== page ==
Bad choices

Over the last 66 years, the children of Israel have really outdone themselves.

By
December 18, 2014 22:01
4 minute read.
Knesset

Knesset. (photo credit: BAZ RATNER)

 
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Humankind received the option to choose between good and bad in the Garden of Eden and we have retained that power throughout history. Greek philosophers debated the question of which laws would make society more humane and civilized. And yet somehow the citizens of the world have still managed to make the worst choices possible throughout history. And although this may sound cynical, I believe that the Jewish people has made even worse decisions than other nations.

Instead of being a “light unto the nations,” we’ve only managed to spread darkness. The Torah is full of stories in which our forefathers make bad choices.

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But over the last 66 years, the children of Israel have really outdone themselves.

The leaders of Israel in the early years, led by David Ben-Gurion, were imbued with great vision and courage.

They created a Jewish state and did not hesitate to fight for its independence. And yet they were not quite determined enough, and so they decided not to create a constitution upon which we could have relied when making regulations regarding tensions between cultural groups or separation of synagogue and state. Israel could have had a more stable governmental system and stronger democracy in place of the fragile regime we have today.

In the Israel of today, every few years, the government falls and we scramble to put together a new one. The next government that will come into existence this spring will be Israel’s 34th government.

You don’t have to be a master mathematician to calculate that Israeli governments last on average less than two years. This is madness! The country is completely unstable and we are completely incapable of carrying out strategic planning, developing transportation infrastructure or improving the education and health systems, since two years is not a long enough to make changes. We aren’t dealing with any of our country’s serious problems, such as Arab-Jewish relations, religious- secular relations or bolstering communities in the periphery. We have no longterm vision for improving the lives of our citizens.



THE 19TH KNESET recently dissolved after two years of scant political, economic or social reform. During this time, the Israeli people experienced a war which resulted in a loss of deterrence, a swollen deficit, increased political extortion, and education and health systems that are collapsing right in front of our eyes. And yet all these same politicians who are vying for reelection are spouting election propaganda as if none of these events took place. They are using the same empty slogans from two years ago, boasting of innovative platforms calling for social justice.

And once again political commentators are voicing their projections and it is clear to all of us that no single candidate has enough backing to win on his or her own, and so artificial coalitions are being formed, the only common denominator of which is a desire to be part of the government and have power. And of course everyone knows that the next government will be no more stable than the previous one and will also probably be dissolved well before the end of the term.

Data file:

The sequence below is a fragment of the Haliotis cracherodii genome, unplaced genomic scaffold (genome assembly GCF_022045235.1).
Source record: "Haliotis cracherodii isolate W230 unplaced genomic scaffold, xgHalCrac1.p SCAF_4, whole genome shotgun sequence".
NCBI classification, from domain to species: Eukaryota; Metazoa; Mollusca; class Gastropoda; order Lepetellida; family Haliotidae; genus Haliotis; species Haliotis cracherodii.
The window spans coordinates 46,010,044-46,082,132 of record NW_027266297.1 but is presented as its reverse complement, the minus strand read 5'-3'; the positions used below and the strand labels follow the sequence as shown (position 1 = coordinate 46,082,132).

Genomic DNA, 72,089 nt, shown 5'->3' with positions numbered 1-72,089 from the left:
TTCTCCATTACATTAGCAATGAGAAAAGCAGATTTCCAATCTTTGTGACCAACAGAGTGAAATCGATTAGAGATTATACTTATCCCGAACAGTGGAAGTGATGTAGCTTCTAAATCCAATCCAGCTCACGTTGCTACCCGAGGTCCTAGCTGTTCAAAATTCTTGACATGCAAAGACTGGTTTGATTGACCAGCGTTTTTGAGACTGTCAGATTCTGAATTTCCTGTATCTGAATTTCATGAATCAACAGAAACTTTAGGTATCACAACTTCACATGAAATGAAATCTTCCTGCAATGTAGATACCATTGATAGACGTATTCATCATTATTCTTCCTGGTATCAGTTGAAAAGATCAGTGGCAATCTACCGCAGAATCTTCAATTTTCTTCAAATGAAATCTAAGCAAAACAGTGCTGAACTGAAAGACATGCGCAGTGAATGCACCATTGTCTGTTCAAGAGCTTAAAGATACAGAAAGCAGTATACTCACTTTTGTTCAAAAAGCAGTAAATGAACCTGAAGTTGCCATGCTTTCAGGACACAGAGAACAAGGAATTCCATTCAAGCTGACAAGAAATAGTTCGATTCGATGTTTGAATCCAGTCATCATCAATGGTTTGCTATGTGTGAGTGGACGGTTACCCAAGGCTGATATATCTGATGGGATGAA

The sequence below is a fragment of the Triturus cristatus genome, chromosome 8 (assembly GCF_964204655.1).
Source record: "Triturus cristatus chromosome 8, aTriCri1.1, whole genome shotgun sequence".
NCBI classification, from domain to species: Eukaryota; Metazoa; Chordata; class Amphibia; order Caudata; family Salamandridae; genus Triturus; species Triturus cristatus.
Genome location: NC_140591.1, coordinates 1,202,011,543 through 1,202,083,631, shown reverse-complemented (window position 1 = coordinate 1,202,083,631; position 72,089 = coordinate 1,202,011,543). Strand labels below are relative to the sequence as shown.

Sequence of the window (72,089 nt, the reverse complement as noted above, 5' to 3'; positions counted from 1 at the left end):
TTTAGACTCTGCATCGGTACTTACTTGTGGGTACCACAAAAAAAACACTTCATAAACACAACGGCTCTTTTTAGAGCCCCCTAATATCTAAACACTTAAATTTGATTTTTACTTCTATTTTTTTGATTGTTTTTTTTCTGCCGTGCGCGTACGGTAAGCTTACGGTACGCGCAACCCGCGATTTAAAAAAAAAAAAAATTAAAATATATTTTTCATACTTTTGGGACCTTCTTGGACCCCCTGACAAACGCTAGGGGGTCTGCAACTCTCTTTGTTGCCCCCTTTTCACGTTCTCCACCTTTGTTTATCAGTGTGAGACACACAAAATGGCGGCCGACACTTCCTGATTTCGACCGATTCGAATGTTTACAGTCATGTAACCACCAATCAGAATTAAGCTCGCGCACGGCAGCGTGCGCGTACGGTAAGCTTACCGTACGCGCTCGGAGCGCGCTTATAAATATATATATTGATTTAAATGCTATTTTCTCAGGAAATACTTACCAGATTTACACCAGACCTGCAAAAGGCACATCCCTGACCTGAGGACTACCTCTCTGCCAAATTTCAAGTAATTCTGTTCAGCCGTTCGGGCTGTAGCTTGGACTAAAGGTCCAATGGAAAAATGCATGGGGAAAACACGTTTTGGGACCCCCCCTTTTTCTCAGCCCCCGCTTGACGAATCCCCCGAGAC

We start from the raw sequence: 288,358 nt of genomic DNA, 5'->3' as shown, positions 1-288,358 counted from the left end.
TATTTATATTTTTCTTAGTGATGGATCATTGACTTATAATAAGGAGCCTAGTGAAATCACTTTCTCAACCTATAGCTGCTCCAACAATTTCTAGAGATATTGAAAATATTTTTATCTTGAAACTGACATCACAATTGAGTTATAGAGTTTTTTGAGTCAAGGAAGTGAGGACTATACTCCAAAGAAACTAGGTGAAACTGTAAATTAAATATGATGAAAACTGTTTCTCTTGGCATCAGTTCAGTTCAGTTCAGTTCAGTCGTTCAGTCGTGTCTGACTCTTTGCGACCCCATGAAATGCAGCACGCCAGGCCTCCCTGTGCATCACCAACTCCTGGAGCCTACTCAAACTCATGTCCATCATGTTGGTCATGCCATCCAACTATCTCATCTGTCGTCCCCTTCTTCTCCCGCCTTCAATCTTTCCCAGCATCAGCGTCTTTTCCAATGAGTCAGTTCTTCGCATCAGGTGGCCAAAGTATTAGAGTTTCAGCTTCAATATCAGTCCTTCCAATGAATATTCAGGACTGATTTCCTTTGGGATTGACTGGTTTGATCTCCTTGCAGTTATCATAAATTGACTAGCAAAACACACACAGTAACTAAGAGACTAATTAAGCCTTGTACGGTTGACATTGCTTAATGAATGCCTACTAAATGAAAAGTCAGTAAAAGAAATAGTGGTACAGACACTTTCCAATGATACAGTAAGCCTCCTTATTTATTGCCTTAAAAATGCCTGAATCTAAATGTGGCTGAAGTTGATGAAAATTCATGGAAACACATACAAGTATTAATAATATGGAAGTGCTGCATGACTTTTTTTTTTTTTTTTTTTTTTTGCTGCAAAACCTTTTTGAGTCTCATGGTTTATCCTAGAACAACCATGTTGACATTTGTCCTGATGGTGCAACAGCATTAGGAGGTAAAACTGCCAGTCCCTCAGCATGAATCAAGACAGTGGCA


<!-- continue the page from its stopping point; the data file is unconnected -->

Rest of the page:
And we all know that no social or economic reform can be carried out within these two short years.

In November 2000, I participated in peace negotiations with the Palestinian Authority following the outbreak of the second intifada.

Jibril Rajoub, who was then the head of the Preventive Security Force in the West Bank and today heads the Palestine Olympic Committee, told me then, “Do you know what the difference is between us? Our leaders stay around for decades whereas yours are replaced every two years. And by the time the new delegates start learning the ropes, the government falls apart and we have to start all over again.”

I looked at Rajoub and just smiled, but deep down I knew he was right, and this is so very sad. US Secretary of State Condoleezza Rice told me the same thing.

In late 2002, in the last few months of the 29th government, which was led by prime minister Ariel Sharon, I was sitting with my director, Avi Dichter, and the prime minister in Sharon’s office just after midnight. With plates of hummus in front of us, Sharon told us in a startlingly open manner, “I’m trying to run this country without having to deal with wheeler-dealers and politicians. I’m trying to plan for the long term, but... reality is forcing me to spend my time putting out fires, dealing with political blackmail and preserving the coalition.

“As a result, I have no time left to plan for the future.” This is so real, so true.

The real tragedy of Israeli governments which last only two years is that it costs close to NIS 2 billion to finance each election. NIS 900 million was taken from the Transportation Ministry, NIS 500m. from education, NIS 300m. from grants for military veterans, employment programs for the Arab sector, assistance to Holocaust survivors and welfare.

All of these amounts are in addition to NIS 3b. that was allocated to the Defense Ministry and NIS 130m. that Bayit Yehudi was given so that it would agree to approve the national budget.

And yet we will continue to flock to the polling stations on Election Day to vote for our next “savior” until we realize that we need to revamp the entire system.

The writer is a former brigadier- general who served as a division head in the Shin Bet (Israel Security Agency).

Translated by Hannah Hochner.

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